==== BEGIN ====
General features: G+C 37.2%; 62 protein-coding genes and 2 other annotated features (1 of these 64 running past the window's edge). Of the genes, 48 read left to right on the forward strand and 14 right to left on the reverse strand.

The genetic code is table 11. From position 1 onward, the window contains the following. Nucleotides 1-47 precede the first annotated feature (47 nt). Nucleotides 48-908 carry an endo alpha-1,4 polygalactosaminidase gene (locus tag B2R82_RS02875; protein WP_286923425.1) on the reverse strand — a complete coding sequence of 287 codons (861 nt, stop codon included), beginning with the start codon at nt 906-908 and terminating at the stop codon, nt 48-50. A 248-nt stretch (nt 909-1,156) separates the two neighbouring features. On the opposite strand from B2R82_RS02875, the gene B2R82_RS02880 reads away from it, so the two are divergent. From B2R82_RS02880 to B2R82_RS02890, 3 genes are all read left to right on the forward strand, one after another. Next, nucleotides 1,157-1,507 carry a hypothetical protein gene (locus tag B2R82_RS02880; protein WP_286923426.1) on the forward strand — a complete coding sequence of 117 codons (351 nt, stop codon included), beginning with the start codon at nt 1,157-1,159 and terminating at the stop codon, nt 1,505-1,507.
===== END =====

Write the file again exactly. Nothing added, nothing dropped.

General features: G+C 37.2%; 62 protein-coding genes and 2 other annotated features (1 of these 64 running past the window's edge). Of the genes, 48 read left to right on the forward strand and 14 right to left on the reverse strand.

The genetic code is table 11. From position 1 onward, the window contains the following. Nucleotides 1-47 precede the first annotated feature (47 nt). Nucleotides 48-908 carry an endo alpha-1,4 polygalactosaminidase gene (locus tag B2R82_RS02875; protein WP_286923425.1) on the reverse strand — a complete coding sequence of 287 codons (861 nt, stop codon included), beginning with the start codon at nt 906-908 and terminating at the stop codon, nt 48-50. A 248-nt stretch (nt 909-1,156) separates the two neighbouring features. On the opposite strand from B2R82_RS02875, the gene B2R82_RS02880 reads away from it, so the two are divergent. From B2R82_RS02880 to B2R82_RS02890, 3 genes are all read left to right on the forward strand, one after another. Next, nucleotides 1,157-1,507 carry a hypothetical protein gene (locus tag B2R82_RS02880; protein WP_286923426.1) on the forward strand — a complete coding sequence of 117 codons (351 nt, stop codon included), beginning with the start codon at nt 1,157-1,159 and terminating at the stop codon, nt 1,505-1,507.